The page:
Review by Twisted Silence
Reviewed: 03/30/02 | Updated: 03/30/02
Another reason why MTV should DIE
When I first picked up this game, I thought to myself, ''Wow, this looks like a fun skateboarding game. I've heard a lot of good about it.'' It goes to show that you can't believe everything you hear. I threw the CD into my Dreamcast and turned it on, seeing a quite impressive introduction movie. Of course, Andy McDonald's beautiful grinds, manuals, and flips only served to raise my expectations enough to bring them down to earth even harder.
First of all, the level design is pathetic. If the control system had been anywhere in the ballpark of games like Tony Hawk, then they might have been interesting to play. Sadly, the play control is so terrible that all the cool grinds and gaps that the programmers designed are almost impossible to land. No secret areas are anywhere to be found. Tricks are nearly impossible to pull off, and even harder to land. The physics engine is so glitchy and unrealistic; no matter how much speed you build up, you always seem to launch the same distance off the ramp. When shooting vert gaps, you never seem to have enough time to pull off more than one trick.
The graphics are pretty decent. Sega's Dreamcast is a wonderful machine with a lot of potential that the producers of this game obviously exploited. The characters look fairly realistic, as do the surrounding in each level.
But the soundtrack is where this game really shines. Thanks to the evil corporation of MTV, gamers are treated to songs from rather famous bands such as System of a Down, Cypress Hill, Goldfinger, No Use For A Name, and Pennywise. That's where the coolativity stops, though. Once you select a song, it plays the same damn song on loop during the level. So if you want to freeskate and just have some fun, you'll be hearing the same damn song over and over and over again. This ruins otherwise good songs.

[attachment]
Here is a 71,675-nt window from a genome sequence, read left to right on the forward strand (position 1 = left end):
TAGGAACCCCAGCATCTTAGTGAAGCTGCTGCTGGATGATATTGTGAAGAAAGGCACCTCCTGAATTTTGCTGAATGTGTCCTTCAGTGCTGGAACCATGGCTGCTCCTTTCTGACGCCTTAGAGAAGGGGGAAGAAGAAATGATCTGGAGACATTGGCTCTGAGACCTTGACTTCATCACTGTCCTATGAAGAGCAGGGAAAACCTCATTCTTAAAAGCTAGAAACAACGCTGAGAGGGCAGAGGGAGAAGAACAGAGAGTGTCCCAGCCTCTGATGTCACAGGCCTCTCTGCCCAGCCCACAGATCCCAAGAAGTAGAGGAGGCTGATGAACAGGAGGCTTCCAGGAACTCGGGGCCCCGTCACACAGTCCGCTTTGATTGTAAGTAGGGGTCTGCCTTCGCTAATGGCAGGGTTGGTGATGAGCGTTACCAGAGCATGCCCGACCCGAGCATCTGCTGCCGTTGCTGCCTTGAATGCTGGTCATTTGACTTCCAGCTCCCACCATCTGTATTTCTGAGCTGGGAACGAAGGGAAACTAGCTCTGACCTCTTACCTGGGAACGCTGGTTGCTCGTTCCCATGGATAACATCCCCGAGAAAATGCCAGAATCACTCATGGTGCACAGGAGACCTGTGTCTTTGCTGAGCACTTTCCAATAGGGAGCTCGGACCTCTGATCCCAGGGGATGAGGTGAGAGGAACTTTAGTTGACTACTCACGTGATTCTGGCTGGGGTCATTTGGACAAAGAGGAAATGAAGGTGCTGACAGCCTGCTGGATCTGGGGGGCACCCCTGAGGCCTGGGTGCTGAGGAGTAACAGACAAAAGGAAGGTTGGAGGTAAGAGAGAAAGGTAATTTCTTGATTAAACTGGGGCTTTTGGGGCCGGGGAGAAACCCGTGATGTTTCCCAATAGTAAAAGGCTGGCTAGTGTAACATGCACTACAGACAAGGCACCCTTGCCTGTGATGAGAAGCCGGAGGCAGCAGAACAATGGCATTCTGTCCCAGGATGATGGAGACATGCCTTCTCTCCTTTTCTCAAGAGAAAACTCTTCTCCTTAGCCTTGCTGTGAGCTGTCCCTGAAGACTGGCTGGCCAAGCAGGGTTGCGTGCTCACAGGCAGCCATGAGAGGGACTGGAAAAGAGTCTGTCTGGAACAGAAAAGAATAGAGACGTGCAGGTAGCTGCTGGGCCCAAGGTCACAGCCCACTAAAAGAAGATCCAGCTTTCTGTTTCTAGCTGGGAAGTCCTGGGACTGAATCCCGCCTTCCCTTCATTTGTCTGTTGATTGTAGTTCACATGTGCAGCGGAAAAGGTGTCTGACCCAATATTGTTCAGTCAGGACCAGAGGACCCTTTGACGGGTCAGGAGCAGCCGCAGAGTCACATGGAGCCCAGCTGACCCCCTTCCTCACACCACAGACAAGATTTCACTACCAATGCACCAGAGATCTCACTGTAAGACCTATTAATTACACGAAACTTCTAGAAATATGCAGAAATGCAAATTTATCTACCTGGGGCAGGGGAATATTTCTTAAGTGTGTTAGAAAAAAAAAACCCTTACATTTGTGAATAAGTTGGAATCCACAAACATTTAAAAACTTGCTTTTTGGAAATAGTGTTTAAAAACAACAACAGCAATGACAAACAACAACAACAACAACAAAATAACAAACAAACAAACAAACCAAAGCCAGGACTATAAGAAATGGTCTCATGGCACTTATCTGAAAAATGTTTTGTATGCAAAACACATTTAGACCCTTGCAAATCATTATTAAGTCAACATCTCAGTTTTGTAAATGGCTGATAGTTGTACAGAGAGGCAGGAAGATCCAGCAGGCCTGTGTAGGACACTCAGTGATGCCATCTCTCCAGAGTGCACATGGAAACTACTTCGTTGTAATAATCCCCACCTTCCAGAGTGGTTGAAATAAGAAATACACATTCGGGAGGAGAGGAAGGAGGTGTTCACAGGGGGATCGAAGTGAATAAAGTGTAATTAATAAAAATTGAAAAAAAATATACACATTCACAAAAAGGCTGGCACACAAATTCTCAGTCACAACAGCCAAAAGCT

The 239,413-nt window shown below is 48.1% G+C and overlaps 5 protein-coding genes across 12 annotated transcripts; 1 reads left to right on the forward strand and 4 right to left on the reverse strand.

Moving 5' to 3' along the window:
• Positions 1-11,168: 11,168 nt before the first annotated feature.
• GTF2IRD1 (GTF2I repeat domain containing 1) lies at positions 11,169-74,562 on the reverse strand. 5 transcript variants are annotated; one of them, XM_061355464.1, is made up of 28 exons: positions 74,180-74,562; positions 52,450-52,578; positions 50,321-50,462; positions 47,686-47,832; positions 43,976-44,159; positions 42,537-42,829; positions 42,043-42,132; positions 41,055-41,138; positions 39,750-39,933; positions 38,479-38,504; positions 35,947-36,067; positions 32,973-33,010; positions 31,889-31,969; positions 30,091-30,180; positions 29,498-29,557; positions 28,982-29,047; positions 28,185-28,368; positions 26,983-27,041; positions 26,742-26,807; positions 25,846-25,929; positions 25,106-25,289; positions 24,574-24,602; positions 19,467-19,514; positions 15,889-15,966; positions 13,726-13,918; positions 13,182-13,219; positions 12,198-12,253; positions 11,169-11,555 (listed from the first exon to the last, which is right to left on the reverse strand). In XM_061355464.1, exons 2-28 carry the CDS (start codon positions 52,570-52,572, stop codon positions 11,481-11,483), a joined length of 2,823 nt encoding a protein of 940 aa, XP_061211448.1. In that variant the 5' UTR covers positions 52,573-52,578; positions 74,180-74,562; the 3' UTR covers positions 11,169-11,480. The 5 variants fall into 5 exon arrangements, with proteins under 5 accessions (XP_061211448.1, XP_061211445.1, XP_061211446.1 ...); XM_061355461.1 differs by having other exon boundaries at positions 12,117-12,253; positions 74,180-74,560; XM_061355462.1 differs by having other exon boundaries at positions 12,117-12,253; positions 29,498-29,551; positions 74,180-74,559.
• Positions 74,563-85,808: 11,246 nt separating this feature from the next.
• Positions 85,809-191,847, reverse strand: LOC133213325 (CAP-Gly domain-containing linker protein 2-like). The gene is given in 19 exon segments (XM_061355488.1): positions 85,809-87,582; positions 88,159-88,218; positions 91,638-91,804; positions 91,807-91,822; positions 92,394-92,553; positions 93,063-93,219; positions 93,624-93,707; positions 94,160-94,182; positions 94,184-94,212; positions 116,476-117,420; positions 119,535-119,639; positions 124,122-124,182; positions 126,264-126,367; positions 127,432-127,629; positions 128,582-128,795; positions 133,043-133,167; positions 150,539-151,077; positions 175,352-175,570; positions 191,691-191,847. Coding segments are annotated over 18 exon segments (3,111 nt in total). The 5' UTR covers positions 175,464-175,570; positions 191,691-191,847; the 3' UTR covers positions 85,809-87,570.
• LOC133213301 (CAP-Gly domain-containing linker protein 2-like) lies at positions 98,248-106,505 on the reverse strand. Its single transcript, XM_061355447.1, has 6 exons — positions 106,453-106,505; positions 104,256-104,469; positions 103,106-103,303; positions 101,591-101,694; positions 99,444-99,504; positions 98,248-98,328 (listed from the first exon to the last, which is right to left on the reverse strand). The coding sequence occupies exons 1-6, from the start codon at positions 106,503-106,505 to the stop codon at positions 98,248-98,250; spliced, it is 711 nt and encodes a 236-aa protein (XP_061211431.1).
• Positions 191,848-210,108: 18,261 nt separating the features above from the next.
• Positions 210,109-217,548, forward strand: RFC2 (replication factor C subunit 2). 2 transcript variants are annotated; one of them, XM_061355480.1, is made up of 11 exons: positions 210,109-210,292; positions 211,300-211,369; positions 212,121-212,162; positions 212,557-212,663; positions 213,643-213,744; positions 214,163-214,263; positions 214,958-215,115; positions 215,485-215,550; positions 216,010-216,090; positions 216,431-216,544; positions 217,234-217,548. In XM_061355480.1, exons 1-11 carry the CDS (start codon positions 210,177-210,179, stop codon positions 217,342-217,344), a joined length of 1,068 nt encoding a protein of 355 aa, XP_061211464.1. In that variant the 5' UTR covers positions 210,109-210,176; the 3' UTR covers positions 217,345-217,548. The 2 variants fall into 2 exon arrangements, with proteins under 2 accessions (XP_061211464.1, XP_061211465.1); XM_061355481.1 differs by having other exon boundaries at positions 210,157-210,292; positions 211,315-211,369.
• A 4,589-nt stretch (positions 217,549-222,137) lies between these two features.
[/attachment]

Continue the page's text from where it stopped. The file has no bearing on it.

Another bad thing about this game is the trick modes that you can play in, where your character will start at the top of a hill, skate down, and (for example) try to launch over a number of cars lined up, monster truck style. Sounds interesting? Think again. It's challenging to the point where you will get sick and tired of restarting when you crash, all while hearing the same damn song over and over and over again.
Buy or rent? Rent, definitely. I'd say it worth a shot... but only one. You're in for a surprise if you're expecting another Tony Hawk.
Rating: 1.5 - Bad
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